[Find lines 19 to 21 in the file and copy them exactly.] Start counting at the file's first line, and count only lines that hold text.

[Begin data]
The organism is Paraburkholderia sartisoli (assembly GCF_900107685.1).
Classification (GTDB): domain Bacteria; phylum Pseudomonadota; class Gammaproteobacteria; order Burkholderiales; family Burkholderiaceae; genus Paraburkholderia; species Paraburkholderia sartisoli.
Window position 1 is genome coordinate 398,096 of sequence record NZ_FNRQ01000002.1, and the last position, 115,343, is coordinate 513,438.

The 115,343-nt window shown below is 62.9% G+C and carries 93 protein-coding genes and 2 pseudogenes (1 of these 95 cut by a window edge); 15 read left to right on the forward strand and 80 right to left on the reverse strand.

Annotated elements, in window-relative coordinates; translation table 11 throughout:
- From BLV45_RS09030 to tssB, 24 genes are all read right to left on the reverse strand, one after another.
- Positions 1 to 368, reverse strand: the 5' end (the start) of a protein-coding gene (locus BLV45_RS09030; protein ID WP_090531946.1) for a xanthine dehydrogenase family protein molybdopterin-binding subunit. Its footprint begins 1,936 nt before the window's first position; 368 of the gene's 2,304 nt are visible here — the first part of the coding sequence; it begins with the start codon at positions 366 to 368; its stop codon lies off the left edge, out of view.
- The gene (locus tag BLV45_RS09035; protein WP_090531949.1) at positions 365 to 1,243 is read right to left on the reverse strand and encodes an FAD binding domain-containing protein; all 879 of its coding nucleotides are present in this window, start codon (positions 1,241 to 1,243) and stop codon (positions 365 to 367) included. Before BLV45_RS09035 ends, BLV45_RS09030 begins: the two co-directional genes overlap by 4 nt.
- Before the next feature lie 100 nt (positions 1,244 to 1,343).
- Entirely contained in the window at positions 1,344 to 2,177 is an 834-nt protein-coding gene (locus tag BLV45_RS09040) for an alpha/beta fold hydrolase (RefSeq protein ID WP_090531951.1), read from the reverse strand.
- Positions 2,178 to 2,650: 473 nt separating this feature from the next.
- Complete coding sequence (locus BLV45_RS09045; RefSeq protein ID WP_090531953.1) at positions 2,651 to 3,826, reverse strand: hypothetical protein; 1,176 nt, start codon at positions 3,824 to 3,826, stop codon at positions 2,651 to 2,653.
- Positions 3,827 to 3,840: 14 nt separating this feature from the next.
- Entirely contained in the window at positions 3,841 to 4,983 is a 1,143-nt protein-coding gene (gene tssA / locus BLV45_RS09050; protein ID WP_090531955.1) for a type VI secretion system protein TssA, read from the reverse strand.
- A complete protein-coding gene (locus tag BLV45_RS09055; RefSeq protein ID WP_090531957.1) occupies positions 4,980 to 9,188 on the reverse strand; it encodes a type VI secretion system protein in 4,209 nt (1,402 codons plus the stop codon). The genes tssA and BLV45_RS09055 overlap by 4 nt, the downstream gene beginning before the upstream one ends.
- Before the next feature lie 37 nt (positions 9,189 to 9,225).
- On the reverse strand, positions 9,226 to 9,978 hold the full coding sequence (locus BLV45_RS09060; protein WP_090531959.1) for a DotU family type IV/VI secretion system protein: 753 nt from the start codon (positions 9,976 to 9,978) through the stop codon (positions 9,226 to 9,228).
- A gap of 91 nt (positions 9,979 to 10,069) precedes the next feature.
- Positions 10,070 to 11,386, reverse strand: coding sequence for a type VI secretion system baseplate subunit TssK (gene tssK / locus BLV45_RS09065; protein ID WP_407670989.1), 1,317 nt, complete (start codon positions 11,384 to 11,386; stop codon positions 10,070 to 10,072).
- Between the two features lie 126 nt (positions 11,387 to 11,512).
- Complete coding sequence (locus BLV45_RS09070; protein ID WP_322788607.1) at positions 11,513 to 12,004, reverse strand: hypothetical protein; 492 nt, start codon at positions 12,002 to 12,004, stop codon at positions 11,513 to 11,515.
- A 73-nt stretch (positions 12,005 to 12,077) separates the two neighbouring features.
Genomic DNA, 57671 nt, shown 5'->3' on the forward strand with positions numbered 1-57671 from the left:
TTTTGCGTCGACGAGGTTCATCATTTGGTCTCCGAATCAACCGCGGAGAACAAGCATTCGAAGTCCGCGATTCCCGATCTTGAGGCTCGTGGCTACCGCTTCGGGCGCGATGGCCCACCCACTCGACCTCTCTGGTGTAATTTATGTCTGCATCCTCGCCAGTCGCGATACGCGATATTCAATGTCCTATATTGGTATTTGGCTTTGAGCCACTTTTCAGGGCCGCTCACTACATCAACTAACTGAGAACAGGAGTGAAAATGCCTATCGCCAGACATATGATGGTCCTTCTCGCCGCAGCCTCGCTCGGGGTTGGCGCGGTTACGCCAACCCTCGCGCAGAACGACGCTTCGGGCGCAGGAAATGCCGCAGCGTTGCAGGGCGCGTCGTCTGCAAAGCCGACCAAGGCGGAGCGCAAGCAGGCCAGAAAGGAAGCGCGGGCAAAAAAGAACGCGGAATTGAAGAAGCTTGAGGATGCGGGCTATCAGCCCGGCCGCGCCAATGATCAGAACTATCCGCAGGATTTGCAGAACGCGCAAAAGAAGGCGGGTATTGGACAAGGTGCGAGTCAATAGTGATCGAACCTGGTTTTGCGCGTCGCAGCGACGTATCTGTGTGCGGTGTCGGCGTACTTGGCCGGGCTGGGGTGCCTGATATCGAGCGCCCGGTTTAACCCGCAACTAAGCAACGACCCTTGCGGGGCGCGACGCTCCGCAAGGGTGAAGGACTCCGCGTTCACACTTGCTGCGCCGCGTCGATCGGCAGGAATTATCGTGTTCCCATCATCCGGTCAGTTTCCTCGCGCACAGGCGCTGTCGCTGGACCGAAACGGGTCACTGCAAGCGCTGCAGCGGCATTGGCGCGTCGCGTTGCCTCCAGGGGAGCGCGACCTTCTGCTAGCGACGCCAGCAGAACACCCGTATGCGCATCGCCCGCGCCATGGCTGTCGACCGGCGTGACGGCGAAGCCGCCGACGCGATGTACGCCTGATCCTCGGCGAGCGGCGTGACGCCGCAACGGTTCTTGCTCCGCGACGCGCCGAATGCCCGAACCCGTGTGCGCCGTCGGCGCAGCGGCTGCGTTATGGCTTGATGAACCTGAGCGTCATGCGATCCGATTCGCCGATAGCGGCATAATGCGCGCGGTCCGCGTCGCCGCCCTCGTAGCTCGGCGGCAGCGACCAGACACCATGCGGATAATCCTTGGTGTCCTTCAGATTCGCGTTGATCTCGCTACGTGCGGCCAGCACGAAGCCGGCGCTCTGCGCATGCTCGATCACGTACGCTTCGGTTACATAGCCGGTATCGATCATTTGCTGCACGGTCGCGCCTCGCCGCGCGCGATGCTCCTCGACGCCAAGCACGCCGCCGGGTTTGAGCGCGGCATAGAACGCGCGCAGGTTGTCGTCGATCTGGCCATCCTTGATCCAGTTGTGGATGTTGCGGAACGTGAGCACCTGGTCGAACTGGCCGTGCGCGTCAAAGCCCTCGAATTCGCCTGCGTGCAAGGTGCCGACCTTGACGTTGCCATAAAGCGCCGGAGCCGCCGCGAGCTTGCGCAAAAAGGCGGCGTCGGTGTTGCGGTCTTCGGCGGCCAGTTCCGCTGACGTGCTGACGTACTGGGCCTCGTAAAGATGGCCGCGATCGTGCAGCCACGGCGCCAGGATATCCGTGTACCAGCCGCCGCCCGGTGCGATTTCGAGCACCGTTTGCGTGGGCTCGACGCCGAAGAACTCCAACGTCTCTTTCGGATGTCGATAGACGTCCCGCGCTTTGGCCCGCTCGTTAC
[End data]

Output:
- Positions 10,070 to 11,386, reverse strand: coding sequence for a type VI secretion system baseplate subunit TssK (gene tssK / locus BLV45_RS09065; protein ID WP_407670989.1), 1,317 nt, complete (start codon positions 11,384 to 11,386; stop codon positions 10,070 to 10,072).
- Between the two features lie 126 nt (positions 11,387 to 11,512).
- Complete coding sequence (locus BLV45_RS09070; protein ID WP_322788607.1) at positions 11,513 to 12,004, reverse strand: hypothetical protein; 492 nt, start codon at positions 12,002 to 12,004, stop codon at positions 11,513 to 11,515.